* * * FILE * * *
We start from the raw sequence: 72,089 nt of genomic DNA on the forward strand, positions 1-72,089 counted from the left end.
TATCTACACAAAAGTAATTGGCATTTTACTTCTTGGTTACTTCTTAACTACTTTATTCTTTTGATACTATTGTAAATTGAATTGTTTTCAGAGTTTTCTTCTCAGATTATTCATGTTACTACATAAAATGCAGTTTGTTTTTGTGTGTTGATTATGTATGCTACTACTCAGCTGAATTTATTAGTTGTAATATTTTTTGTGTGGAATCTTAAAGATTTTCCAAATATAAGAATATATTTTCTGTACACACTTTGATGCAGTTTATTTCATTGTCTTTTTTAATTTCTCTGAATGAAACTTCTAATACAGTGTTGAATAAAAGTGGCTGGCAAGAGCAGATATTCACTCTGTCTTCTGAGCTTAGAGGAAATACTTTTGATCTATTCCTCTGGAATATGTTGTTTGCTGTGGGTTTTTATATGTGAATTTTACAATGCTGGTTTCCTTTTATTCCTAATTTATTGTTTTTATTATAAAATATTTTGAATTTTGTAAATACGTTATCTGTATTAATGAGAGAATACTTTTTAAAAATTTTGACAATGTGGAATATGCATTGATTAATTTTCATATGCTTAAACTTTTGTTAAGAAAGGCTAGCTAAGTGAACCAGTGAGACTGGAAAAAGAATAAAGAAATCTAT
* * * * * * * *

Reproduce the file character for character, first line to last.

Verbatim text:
We start from the raw sequence: 72,089 nt of genomic DNA on the forward strand, positions 1-72,089 counted from the left end.
TATCTACACAAAAGTAATTGGCATTTTACTTCTTGGTTACTTCTTAACTACTTTATTCTTTTGATACTATTGTAAATTGAATTGTTTTCAGAGTTTTCTTCTCAGATTATTCATGTTACTACATAAAATGCAGTTTGTTTTTGTGTGTTGATTATGTATGCTACTACTCAGCTGAATTTATTAGTTGTAATATTTTTTGTGTGGAATCTTAAAGATTTTCCAAATATAAGAATATATTTTCTGTACACACTTTGATGCAGTTTATTTCATTGTCTTTTTTAATTTCTCTGAATGAAACTTCTAATACAGTGTTGAATAAAAGTGGCTGGCAAGAGCAGATATTCACTCTGTCTTCTGAGCTTAGAGGAAATACTTTTGATCTATTCCTCTGGAATATGTTGTTTGCTGTGGGTTTTTATATGTGAATTTTACAATGCTGGTTTCCTTTTATTCCTAATTTATTGTTTTTATTATAAAATATTTTGAATTTTGTAAATACGTTATCTGTATTAATGAGAGAATACTTTTTAAAAATTTTGACAATGTGGAATATGCATTGATTAATTTTCATATGCTTAAACTTTTGTTAAGAAAGGCTAGCTAAGTGAACCAGTGAGACTGGAAAAAGAATAAAGAAATCTAT